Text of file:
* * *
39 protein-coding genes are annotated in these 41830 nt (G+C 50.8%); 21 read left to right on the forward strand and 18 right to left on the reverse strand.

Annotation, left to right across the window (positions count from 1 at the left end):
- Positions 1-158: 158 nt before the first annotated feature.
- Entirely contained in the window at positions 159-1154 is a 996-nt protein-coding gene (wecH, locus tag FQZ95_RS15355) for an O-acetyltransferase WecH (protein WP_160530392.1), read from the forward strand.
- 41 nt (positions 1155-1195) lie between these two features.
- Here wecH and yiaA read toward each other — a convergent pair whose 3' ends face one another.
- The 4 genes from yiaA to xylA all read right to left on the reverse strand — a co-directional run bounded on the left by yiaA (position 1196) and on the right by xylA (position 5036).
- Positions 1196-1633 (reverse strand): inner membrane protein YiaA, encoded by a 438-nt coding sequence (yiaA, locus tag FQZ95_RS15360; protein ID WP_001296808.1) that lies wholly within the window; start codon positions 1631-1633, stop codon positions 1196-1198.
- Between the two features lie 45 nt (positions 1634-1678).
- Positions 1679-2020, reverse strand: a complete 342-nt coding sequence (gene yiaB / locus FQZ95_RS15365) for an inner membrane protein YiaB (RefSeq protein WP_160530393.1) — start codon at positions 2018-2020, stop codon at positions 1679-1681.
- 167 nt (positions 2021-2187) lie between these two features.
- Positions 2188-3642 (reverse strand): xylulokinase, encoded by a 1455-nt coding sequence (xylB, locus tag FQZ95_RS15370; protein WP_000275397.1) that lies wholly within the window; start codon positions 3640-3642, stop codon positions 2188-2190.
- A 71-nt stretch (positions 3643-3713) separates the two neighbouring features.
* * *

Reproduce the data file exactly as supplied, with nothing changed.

39 protein-coding genes are annotated in these 41830 nt (G+C 50.8%); 21 read left to right on the forward strand and 18 right to left on the reverse strand.

Annotation, left to right across the window (positions count from 1 at the left end):
- Positions 1-158: 158 nt before the first annotated feature.
- Entirely contained in the window at positions 159-1154 is a 996-nt protein-coding gene (wecH, locus tag FQZ95_RS15355) for an O-acetyltransferase WecH (protein WP_160530392.1), read from the forward strand.
- 41 nt (positions 1155-1195) lie between these two features.
- Here wecH and yiaA read toward each other — a convergent pair whose 3' ends face one another.
- The 4 genes from yiaA to xylA all read right to left on the reverse strand — a co-directional run bounded on the left by yiaA (position 1196) and on the right by xylA (position 5036).
- Positions 1196-1633 (reverse strand): inner membrane protein YiaA, encoded by a 438-nt coding sequence (yiaA, locus tag FQZ95_RS15360; protein ID WP_001296808.1) that lies wholly within the window; start codon positions 1631-1633, stop codon positions 1196-1198.
- Between the two features lie 45 nt (positions 1634-1678).
- Positions 1679-2020, reverse strand: a complete 342-nt coding sequence (gene yiaB / locus FQZ95_RS15365) for an inner membrane protein YiaB (RefSeq protein WP_160530393.1) — start codon at positions 2018-2020, stop codon at positions 1679-1681.
- 167 nt (positions 2021-2187) lie between these two features.
- Positions 2188-3642 (reverse strand): xylulokinase, encoded by a 1455-nt coding sequence (xylB, locus tag FQZ95_RS15370; protein WP_000275397.1) that lies wholly within the window; start codon positions 3640-3642, stop codon positions 2188-2190.
- A 71-nt stretch (positions 3643-3713) separates the two neighbouring features.